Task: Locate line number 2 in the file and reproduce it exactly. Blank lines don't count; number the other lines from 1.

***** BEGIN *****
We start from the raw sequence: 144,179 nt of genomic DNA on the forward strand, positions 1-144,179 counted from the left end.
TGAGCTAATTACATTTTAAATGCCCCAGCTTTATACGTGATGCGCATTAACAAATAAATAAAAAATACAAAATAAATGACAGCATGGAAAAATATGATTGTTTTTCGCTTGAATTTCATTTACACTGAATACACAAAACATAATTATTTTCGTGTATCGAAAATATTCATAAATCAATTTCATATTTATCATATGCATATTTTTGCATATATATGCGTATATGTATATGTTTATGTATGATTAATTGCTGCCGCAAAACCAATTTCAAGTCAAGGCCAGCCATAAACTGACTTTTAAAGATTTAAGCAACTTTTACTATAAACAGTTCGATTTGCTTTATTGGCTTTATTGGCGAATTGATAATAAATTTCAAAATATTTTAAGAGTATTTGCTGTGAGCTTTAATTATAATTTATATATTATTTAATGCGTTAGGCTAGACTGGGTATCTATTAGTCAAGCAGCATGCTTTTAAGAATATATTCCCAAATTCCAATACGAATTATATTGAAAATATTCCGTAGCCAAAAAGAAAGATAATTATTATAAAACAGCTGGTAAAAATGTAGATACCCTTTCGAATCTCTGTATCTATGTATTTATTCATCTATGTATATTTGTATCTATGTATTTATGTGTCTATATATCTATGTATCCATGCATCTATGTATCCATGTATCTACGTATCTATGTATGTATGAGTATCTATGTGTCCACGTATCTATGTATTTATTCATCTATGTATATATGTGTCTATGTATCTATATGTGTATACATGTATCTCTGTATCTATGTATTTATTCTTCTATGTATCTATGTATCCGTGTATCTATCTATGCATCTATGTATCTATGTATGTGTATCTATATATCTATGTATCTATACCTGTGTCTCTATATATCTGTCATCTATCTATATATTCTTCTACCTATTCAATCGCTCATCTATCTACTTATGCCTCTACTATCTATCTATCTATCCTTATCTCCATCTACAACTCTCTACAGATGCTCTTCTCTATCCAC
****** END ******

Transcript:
TGAGCTAATTACATTTTAAATGCCCCAGCTTTATACGTGATGCGCATTAACAAATAAATAAAAAATACAAAATAAATGACAGCATGGAAAAATATGATTGTTTTTCGCTTGAATTTCATTTACACTGAATACACAAAACATAATTATTTTCGTGTATCGAAAATATTCATAAATCAATTTCATATTTATCATATGCATATTTTTGCATATATATGCGTATATGTATATGTTTATGTATGATTAATTGCTGCCGCAAAACCAATTTCAAGTCAAGGCCAGCCATAAACTGACTTTTAAAGATTTAAGCAACTTTTACTATAAACAGTTCGATTTGCTTTATTGGCTTTATTGGCGAATTGATAATAAATTTCAAAATATTTTAAGAGTATTTGCTGTGAGCTTTAATTATAATTTATATATTATTTAATGCGTTAGGCTAGACTGGGTATCTATTAGTCAAGCAGCATGCTTTTAAGAATATATTCCCAAATTCCAATACGAATTATATTGAAAATATTCCGTAGCCAAAAAGAAAGATAATTATTATAAAACAGCTGGTAAAAATGTAGATACCCTTTCGAATCTCTGTATCTATGTATTTATTCATCTATGTATATTTGTATCTATGTATTTATGTGTCTATATATCTATGTATCCATGCATCTATGTATCCATGTATCTACGTATCTATGTATGTATGAGTATCTATGTGTCCACGTATCTATGTATTTATTCATCTATGTATATATGTGTCTATGTATCTATATGTGTATACATGTATCTCTGTATCTATGTATTTATTCTTCTATGTATCTATGTATCCGTGTATCTATCTATGCATCTATGTATCTATGTATGTGTATCTATATATCTATGTATCTATACCTGTGTCTCTATATATCTGTCATCTATCTATATATTCTTCTACCTATTCAATCGCTCATCTATCTACTTATGCCTCTACTATCTATCTATCTATCCTTATCTCCATCTACAACTCTCTACAGATGCTCTTCTCTATCCAC